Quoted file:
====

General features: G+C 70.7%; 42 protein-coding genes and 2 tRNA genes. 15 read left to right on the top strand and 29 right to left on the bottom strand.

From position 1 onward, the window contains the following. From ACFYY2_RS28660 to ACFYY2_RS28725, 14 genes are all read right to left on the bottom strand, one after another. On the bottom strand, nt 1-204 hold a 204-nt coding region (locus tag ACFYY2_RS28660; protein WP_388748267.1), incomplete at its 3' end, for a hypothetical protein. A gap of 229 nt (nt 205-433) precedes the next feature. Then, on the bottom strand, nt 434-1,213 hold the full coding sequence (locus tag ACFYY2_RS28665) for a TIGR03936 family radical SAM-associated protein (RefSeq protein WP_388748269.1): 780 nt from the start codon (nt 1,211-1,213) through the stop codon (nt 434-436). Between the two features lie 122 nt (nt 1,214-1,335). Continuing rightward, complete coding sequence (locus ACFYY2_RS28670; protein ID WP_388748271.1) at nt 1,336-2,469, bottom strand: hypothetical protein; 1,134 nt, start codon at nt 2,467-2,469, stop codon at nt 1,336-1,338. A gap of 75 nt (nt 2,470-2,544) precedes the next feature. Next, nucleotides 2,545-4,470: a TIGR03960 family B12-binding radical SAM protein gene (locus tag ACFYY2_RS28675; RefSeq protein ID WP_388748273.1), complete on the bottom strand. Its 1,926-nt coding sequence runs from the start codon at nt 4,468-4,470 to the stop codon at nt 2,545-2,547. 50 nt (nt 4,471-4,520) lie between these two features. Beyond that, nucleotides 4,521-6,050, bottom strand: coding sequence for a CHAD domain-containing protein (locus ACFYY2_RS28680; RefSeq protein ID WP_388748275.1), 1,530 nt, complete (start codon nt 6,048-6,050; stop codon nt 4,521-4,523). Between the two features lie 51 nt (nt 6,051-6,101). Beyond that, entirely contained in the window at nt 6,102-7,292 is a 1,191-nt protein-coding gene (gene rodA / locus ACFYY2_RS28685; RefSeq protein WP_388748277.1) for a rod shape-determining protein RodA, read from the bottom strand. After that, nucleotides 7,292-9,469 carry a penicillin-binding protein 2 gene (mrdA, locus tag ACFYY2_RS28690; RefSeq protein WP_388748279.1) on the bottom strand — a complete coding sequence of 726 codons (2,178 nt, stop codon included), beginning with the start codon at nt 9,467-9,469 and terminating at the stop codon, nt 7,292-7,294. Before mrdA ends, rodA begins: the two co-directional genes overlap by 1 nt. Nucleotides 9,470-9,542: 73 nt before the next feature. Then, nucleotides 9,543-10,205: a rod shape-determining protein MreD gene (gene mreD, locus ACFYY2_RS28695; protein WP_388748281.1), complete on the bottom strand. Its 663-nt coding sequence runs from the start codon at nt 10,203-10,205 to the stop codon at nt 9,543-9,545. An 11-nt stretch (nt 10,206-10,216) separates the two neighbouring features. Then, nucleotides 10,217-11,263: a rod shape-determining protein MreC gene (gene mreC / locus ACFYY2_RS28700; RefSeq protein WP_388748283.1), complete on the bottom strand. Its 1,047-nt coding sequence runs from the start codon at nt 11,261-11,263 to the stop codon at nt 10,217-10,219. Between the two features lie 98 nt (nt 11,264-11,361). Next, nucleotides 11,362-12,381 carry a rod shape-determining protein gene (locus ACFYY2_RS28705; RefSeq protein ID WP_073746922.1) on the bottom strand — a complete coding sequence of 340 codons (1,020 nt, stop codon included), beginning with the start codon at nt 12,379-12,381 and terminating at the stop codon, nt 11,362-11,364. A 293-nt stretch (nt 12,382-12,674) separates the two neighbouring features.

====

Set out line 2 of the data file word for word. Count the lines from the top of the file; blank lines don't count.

From position 1 onward, the window contains the following. From ACFYY2_RS28660 to ACFYY2_RS28725, 14 genes are all read right to left on the bottom strand, one after another. On the bottom strand, nt 1-204 hold a 204-nt coding region (locus tag ACFYY2_RS28660; protein WP_388748267.1), incomplete at its 3' end, for a hypothetical protein. A gap of 229 nt (nt 205-433) precedes the next feature. Then, on the bottom strand, nt 434-1,213 hold the full coding sequence (locus tag ACFYY2_RS28665) for a TIGR03936 family radical SAM-associated protein (RefSeq protein WP_388748269.1): 780 nt from the start codon (nt 1,211-1,213) through the stop codon (nt 434-436). Between the two features lie 122 nt (nt 1,214-1,335). Continuing rightward, complete coding sequence (locus ACFYY2_RS28670; protein ID WP_388748271.1) at nt 1,336-2,469, bottom strand: hypothetical protein; 1,134 nt, start codon at nt 2,467-2,469, stop codon at nt 1,336-1,338. A gap of 75 nt (nt 2,470-2,544) precedes the next feature. Next, nucleotides 2,545-4,470: a TIGR03960 family B12-binding radical SAM protein gene (locus tag ACFYY2_RS28675; RefSeq protein ID WP_388748273.1), complete on the bottom strand. Its 1,926-nt coding sequence runs from the start codon at nt 4,468-4,470 to the stop codon at nt 2,545-2,547. 50 nt (nt 4,471-4,520) lie between these two features. Beyond that, nucleotides 4,521-6,050, bottom strand: coding sequence for a CHAD domain-containing protein (locus ACFYY2_RS28680; RefSeq protein ID WP_388748275.1), 1,530 nt, complete (start codon nt 6,048-6,050; stop codon nt 4,521-4,523). Between the two features lie 51 nt (nt 6,051-6,101). Beyond that, entirely contained in the window at nt 6,102-7,292 is a 1,191-nt protein-coding gene (gene rodA / locus ACFYY2_RS28685; RefSeq protein WP_388748277.1) for a rod shape-determining protein RodA, read from the bottom strand. After that, nucleotides 7,292-9,469 carry a penicillin-binding protein 2 gene (mrdA, locus tag ACFYY2_RS28690; RefSeq protein WP_388748279.1) on the bottom strand — a complete coding sequence of 726 codons (2,178 nt, stop codon included), beginning with the start codon at nt 9,467-9,469 and terminating at the stop codon, nt 7,292-7,294. Before mrdA ends, rodA begins: the two co-directional genes overlap by 1 nt. Nucleotides 9,470-9,542: 73 nt before the next feature. Then, nucleotides 9,543-10,205: a rod shape-determining protein MreD gene (gene mreD, locus ACFYY2_RS28695; protein WP_388748281.1), complete on the bottom strand. Its 663-nt coding sequence runs from the start codon at nt 10,203-10,205 to the stop codon at nt 9,543-9,545. An 11-nt stretch (nt 10,206-10,216) separates the two neighbouring features. Then, nucleotides 10,217-11,263: a rod shape-determining protein MreC gene (gene mreC / locus ACFYY2_RS28700; RefSeq protein WP_388748283.1), complete on the bottom strand. Its 1,047-nt coding sequence runs from the start codon at nt 11,261-11,263 to the stop codon at nt 10,217-10,219. Between the two features lie 98 nt (nt 11,264-11,361). Next, nucleotides 11,362-12,381 carry a rod shape-determining protein gene (locus ACFYY2_RS28705; RefSeq protein ID WP_073746922.1) on the bottom strand — a complete coding sequence of 340 codons (1,020 nt, stop codon included), beginning with the start codon at nt 12,379-12,381 and terminating at the stop codon, nt 11,362-11,364. A 293-nt stretch (nt 12,382-12,674) separates the two neighbouring features.